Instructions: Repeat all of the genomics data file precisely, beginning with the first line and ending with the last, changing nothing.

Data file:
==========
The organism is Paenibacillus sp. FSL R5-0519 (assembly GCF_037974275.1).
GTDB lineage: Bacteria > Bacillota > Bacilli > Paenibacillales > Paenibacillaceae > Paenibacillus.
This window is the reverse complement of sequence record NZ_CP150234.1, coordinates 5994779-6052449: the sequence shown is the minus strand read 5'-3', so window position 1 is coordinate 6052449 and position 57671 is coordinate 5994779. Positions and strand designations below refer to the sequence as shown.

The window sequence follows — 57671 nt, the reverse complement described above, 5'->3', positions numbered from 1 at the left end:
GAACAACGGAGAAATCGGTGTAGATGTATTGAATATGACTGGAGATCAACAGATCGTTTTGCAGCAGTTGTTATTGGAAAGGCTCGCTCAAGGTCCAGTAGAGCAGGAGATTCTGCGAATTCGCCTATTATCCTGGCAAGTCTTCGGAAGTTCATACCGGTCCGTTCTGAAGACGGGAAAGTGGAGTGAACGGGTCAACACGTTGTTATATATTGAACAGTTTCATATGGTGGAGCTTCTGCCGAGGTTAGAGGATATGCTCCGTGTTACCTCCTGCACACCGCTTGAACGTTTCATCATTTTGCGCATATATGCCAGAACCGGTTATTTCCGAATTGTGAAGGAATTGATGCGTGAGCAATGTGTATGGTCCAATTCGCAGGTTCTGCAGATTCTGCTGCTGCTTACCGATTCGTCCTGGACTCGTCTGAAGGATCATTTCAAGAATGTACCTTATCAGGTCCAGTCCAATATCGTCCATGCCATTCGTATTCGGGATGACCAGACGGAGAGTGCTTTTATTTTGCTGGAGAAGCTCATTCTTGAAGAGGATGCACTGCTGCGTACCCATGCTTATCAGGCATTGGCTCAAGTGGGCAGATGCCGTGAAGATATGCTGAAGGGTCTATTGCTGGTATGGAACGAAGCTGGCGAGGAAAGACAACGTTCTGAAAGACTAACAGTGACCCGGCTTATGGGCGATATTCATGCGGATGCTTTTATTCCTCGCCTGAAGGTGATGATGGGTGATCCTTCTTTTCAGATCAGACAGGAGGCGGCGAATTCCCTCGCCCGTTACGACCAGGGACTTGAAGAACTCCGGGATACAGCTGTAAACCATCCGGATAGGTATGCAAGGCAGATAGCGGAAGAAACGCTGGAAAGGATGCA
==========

The organism is Paenibacillus sp. FSL R5-0519 (assembly GCF_037974275.1).
GTDB lineage: Bacteria > Bacillota > Bacilli > Paenibacillales > Paenibacillaceae > Paenibacillus.
This window is the reverse complement of sequence record NZ_CP150234.1, coordinates 5994779-6052449: the sequence shown is the minus strand read 5'-3', so window position 1 is coordinate 6052449 and position 57671 is coordinate 5994779. Positions and strand designations below refer to the sequence as shown.

The window sequence follows — 57671 nt, the reverse complement described above, 5'->3', positions numbered from 1 at the left end:
GAACAACGGAGAAATCGGTGTAGATGTATTGAATATGACTGGAGATCAACAGATCGTTTTGCAGCAGTTGTTATTGGAAAGGCTCGCTCAAGGTCCAGTAGAGCAGGAGATTCTGCGAATTCGCCTATTATCCTGGCAAGTCTTCGGAAGTTCATACCGGTCCGTTCTGAAGACGGGAAAGTGGAGTGAACGGGTCAACACGTTGTTATATATTGAACAGTTTCATATGGTGGAGCTTCTGCCGAGGTTAGAGGATATGCTCCGTGTTACCTCCTGCACACCGCTTGAACGTTTCATCATTTTGCGCATATATGCCAGAACCGGTTATTTCCGAATTGTGAAGGAATTGATGCGTGAGCAATGTGTATGGTCCAATTCGCAGGTTCTGCAGATTCTGCTGCTGCTTACCGATTCGTCCTGGACTCGTCTGAAGGATCATTTCAAGAATGTACCTTATCAGGTCCAGTCCAATATCGTCCATGCCATTCGTATTCGGGATGACCAGACGGAGAGTGCTTTTATTTTGCTGGAGAAGCTCATTCTTGAAGAGGATGCACTGCTGCGTACCCATGCTTATCAGGCATTGGCTCAAGTGGGCAGATGCCGTGAAGATATGCTGAAGGGTCTATTGCTGGTATGGAACGAAGCTGGCGAGGAAAGACAACGTTCTGAAAGACTAACAGTGACCCGGCTTATGGGCGATATTCATGCGGATGCTTTTATTCCTCGCCTGAAGGTGATGATGGGTGATCCTTCTTTTCAGATCAGACAGGAGGCGGCGAATTCCCTCGCCCGTTACGACCAGGGACTTGAAGAACTCCGGGATACAGCTGTAAACCATCCGGATAGGTATGCAAGGCAGATAGCGGAAGAAACGCTGGAAAGGATGCA